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How Does a Dishwasher Work?


Since first introduced by Josephine Cochrane in 1893 at Chicago’s World Fair, dishwashers have evolved from a mechanically operated spinning rack over a copper boiler to the modern computerized marvels available today.


Though models will differ in the options that they offer and the method in which they perform tasks, the basic premise of the inner workings of a dishwasher are relatively the same.  The unit will fill with water, work to heat the water, spray the dishes with water and detergent, rinse the dishes, drain, and then dry the dishes.  Here’s how a dishwasher works-

The Control Board: All dishwasher models are equipped with some form of control panel that manages dishwasher functions, which include timers, a door switch, and selector switches.

The Water Supply: The dishwasher must be connected to a water supply in order for it to work.  The dishwasher is equipped with a water-inlet valve, which will allow the water to enter the dishwasher.  When the timer calls for the water, it will send an electrical impulse that will open the water-inlet valve.  The same electrical impulse will stop the flow of water through the timer, or will be equipped with a float switched designed to automatically close when the water reaches a particular height.

The Booster Heater: Modern dishwashers come equipped with a booster heater that consists of an internal electrical resistance element.  The booster heater is designed to increase the temperature of the water inside of the machine to achieve the desired sanitizing temperatures without having to set the entire home’s water temperature as high.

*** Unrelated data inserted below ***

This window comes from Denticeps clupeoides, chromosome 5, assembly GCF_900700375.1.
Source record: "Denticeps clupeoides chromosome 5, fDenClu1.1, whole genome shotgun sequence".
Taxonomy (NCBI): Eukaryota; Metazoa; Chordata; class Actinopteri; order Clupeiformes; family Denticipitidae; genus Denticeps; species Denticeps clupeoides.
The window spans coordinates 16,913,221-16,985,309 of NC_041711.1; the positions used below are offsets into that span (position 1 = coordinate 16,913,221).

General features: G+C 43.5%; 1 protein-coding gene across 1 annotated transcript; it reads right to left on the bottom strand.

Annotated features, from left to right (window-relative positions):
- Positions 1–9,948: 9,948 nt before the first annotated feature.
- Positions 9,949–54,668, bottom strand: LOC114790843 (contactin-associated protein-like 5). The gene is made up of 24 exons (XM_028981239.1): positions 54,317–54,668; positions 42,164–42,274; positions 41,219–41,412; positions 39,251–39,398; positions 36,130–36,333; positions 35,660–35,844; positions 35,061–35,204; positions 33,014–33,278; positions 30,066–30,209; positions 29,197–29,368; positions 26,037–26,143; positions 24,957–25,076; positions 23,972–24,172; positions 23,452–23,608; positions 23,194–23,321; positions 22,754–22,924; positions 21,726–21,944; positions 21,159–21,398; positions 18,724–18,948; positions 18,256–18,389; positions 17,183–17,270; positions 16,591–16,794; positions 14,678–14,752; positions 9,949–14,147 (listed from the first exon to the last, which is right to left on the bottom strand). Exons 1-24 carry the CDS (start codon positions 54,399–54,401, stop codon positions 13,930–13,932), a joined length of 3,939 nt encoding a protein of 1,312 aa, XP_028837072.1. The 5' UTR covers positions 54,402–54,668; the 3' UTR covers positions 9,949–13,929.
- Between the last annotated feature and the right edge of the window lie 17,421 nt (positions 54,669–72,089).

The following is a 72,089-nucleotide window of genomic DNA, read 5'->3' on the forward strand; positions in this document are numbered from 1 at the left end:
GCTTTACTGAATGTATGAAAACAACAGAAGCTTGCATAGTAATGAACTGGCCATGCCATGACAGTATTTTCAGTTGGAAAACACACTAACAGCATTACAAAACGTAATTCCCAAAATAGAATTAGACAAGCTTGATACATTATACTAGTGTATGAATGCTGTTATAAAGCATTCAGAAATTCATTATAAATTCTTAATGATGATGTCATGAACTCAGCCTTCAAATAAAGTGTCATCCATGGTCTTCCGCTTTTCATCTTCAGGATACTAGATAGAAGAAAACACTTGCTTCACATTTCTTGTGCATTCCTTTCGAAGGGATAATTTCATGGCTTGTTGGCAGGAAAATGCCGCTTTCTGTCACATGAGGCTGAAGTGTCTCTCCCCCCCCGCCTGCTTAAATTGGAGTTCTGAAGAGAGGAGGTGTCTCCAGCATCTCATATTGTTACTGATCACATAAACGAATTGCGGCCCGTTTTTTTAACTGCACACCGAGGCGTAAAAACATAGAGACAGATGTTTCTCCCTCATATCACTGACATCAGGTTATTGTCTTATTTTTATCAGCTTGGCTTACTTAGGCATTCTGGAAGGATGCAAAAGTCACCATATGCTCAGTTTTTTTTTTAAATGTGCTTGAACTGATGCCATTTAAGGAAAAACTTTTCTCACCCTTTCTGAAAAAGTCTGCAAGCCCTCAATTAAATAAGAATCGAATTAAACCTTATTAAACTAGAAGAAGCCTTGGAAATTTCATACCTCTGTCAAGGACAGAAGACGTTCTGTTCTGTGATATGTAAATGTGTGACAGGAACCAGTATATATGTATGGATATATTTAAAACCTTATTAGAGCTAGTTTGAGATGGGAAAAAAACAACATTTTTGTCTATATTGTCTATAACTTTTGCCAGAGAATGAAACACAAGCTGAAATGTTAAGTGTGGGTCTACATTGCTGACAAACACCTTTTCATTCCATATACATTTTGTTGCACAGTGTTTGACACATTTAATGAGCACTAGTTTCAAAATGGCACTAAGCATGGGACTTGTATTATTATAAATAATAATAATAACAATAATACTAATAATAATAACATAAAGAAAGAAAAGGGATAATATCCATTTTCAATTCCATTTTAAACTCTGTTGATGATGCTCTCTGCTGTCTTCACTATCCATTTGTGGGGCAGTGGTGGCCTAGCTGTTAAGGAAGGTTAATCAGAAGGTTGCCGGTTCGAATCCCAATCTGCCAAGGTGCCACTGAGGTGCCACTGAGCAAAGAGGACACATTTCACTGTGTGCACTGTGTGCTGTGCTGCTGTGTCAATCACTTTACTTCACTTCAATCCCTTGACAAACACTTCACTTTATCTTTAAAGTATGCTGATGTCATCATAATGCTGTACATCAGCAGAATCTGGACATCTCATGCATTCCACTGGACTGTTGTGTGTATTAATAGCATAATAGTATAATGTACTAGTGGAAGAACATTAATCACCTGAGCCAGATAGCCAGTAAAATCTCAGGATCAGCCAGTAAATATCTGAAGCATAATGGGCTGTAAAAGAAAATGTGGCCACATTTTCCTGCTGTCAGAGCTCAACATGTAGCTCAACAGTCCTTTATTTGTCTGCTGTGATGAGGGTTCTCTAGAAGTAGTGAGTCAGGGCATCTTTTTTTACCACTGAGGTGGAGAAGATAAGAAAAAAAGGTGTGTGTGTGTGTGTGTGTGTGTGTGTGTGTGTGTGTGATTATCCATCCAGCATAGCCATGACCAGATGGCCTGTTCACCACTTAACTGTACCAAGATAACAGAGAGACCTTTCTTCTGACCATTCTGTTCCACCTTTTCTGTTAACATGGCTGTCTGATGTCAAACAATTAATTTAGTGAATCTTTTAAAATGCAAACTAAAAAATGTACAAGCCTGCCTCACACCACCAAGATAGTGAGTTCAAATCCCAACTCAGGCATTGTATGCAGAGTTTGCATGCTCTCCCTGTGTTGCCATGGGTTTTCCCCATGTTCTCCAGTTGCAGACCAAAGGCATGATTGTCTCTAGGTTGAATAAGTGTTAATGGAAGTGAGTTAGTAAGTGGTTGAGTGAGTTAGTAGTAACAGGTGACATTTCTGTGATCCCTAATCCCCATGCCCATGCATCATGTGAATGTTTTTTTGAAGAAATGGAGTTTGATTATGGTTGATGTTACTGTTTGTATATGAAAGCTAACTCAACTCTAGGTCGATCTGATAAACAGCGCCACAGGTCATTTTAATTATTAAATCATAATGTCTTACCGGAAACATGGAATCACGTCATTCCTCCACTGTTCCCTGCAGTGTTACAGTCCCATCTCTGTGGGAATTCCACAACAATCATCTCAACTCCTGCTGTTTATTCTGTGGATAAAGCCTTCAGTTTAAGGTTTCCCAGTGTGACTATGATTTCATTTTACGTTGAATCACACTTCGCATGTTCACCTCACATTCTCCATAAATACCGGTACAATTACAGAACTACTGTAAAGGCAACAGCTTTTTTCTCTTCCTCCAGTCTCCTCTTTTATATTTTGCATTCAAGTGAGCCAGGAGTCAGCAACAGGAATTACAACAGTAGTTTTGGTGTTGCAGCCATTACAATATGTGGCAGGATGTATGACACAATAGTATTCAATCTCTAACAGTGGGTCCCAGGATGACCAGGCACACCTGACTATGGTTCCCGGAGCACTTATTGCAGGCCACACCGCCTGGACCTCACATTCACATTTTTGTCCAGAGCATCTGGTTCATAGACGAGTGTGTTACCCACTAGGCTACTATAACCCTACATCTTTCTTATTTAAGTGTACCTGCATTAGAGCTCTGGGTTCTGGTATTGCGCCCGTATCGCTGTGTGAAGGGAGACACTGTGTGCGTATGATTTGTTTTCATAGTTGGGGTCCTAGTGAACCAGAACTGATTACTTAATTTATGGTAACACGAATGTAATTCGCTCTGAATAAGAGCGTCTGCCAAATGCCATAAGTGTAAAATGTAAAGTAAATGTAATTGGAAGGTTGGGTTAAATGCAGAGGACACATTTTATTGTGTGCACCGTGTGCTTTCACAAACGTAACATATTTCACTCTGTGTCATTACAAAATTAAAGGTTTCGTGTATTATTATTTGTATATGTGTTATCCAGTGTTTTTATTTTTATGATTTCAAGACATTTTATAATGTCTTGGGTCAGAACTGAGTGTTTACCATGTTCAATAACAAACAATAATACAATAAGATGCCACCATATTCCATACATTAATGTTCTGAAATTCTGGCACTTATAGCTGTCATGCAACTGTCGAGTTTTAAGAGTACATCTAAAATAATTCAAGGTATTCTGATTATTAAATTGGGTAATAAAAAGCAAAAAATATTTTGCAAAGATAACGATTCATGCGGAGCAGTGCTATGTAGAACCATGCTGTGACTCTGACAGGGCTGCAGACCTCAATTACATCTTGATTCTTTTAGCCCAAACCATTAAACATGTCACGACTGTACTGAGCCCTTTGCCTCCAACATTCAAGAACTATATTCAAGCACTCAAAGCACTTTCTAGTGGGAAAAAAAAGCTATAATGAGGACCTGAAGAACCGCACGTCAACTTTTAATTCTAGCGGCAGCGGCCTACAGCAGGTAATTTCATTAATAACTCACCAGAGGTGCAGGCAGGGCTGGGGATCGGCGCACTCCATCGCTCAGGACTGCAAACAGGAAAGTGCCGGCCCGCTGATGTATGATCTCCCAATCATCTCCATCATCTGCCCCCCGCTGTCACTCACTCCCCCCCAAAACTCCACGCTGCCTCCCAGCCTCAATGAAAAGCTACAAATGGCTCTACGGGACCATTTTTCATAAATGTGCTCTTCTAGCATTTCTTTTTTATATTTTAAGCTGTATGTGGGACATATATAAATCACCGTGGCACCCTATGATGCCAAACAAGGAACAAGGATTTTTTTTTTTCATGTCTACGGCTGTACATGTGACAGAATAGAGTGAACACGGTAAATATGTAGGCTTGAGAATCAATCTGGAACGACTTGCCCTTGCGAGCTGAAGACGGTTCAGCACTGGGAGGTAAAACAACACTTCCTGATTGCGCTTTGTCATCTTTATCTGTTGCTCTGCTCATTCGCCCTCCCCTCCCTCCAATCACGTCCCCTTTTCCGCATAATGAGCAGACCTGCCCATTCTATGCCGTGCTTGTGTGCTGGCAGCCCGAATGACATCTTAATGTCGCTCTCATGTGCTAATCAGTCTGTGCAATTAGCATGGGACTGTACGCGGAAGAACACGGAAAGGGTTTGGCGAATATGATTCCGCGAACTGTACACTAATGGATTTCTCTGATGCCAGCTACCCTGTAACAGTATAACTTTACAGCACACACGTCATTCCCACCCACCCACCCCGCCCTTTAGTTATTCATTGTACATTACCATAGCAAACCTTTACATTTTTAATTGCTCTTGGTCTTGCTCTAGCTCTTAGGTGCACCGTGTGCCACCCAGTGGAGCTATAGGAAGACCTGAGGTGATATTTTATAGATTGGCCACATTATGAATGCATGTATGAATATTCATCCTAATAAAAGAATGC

The Motor: Some dishwasher models come equipped with a single motor, while others are designed with two.  In the one motor model, the motor is designed to run all operations, while in the two motor model, one motor operates the water pump and a second operates the drainage system.

Pump: The pump works to push water up into the jet sprayer arms.  In models with reversible motors, the pump will push water to the jet sprayer arms when the motor runs in one direction and pushes it to the drain when the motor runs in the opposite direction.  If the model is equipped with a non-reversible motor, the pump will drain water with the assistance of a mechanical arm that diverts the water to the drain.

Jet Sprayer Arms: All models are equipped with some form of jet spray mechanism designed to disperse water over the dishes.  The force of the water through the pump regulates the jet sprayer arms.

Drain: The water that has entered the dishwasher and run through its various cycles will then drain out.  Some dishwashers are installed to drain directly into the garbage disposer while other models will drain through an air gap that is designed to prevent clogs.

Machine Drying: Following the cleaning, rinsing, and draining cycle, the unit is then ready to dry the dishes.  Most energy efficient models come with the option to air dry the dishes.  If you opt for the dishwasher to dry the dishes, the dishwasher’s heating element will dry the dishes for a preset period of time.



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Council for an Energy Efficient Economy, Washington, DC, August 2008.

“How to Install a Dishwasher | Step-by-Step | Appliances | Kitchens | This Old House – 2.” Home Improvement and Remodeling: This Old House. N.p., n.d. Web. 1 Feb. 2012. <,,20076102_20174093,00.html>

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